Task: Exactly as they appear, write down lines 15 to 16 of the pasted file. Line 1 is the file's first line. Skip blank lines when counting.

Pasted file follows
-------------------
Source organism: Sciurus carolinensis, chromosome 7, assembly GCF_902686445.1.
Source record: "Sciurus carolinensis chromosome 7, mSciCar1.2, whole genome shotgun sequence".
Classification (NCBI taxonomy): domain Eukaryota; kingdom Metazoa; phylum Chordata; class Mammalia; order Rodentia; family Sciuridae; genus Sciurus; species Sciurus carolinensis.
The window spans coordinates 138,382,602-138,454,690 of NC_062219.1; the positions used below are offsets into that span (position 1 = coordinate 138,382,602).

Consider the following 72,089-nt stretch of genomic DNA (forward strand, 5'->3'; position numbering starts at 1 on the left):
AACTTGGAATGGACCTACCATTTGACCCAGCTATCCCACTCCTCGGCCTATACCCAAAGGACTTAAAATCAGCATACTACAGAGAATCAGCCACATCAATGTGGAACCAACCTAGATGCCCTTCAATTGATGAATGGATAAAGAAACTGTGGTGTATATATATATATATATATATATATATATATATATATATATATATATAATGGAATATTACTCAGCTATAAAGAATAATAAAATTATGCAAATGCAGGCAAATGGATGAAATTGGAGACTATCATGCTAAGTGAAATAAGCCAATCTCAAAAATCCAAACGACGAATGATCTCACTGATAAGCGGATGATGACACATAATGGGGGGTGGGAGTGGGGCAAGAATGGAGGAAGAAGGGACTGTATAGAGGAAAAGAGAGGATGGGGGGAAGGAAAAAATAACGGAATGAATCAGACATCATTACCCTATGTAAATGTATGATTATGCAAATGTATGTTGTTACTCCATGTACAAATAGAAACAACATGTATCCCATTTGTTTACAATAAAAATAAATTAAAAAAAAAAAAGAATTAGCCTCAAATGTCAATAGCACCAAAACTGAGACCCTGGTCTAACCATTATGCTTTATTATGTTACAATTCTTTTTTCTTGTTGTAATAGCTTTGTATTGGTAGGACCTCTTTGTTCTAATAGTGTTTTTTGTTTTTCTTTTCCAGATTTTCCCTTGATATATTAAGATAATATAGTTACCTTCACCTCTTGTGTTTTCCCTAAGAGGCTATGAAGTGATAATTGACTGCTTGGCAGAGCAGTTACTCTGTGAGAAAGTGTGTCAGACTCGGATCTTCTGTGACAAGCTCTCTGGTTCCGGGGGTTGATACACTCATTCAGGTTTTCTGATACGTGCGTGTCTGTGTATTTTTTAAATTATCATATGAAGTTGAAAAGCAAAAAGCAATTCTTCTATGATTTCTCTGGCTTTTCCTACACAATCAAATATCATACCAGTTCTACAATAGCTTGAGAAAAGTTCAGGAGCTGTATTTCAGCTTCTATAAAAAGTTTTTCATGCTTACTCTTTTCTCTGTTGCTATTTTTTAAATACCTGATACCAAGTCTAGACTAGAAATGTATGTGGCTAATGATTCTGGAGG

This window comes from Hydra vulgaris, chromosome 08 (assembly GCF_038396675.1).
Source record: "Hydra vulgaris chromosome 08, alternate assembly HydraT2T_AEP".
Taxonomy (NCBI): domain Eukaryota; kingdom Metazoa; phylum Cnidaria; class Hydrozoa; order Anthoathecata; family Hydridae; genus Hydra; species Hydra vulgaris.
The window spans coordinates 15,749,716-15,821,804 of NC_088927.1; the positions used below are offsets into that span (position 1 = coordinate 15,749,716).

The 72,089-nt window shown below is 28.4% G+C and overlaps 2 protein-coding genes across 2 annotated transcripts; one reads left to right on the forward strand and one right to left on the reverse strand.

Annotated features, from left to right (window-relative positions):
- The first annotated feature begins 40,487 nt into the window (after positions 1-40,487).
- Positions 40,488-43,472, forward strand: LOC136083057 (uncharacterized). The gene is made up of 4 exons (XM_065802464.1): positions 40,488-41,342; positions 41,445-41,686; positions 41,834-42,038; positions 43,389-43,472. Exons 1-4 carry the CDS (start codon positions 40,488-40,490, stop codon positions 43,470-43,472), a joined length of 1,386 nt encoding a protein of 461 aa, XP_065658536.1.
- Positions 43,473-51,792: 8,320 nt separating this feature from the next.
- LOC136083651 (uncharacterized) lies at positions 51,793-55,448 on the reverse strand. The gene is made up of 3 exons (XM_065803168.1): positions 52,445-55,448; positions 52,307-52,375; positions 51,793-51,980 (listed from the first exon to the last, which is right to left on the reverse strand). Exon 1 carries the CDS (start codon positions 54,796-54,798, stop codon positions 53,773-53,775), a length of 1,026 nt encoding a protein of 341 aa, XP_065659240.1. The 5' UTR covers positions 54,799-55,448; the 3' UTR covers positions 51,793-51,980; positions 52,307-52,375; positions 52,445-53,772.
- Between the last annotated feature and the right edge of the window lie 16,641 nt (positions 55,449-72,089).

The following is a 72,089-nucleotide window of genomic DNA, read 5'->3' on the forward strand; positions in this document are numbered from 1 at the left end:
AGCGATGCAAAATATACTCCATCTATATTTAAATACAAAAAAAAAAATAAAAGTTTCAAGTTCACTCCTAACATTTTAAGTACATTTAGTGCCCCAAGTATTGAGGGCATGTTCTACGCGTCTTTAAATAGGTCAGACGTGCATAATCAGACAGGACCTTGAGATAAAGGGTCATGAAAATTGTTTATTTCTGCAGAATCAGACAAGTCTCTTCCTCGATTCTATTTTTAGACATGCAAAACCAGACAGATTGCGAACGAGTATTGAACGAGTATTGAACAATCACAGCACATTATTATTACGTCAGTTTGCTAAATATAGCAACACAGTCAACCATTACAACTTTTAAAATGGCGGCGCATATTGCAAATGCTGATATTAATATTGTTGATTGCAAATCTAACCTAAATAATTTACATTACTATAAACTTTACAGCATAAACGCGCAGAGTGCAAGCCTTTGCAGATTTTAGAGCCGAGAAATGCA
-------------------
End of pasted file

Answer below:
- Positions 43,473-51,792: 8,320 nt separating this feature from the next.
- LOC136083651 (uncharacterized) lies at positions 51,793-55,448 on the reverse strand. The gene is made up of 3 exons (XM_065803168.1): positions 52,445-55,448; positions 52,307-52,375; positions 51,793-51,980 (listed from the first exon to the last, which is right to left on the reverse strand). Exon 1 carries the CDS (start codon positions 54,796-54,798, stop codon positions 53,773-53,775), a length of 1,026 nt encoding a protein of 341 aa, XP_065659240.1. The 5' UTR covers positions 54,799-55,448; the 3' UTR covers positions 51,793-51,980; positions 52,307-52,375; positions 52,445-53,772.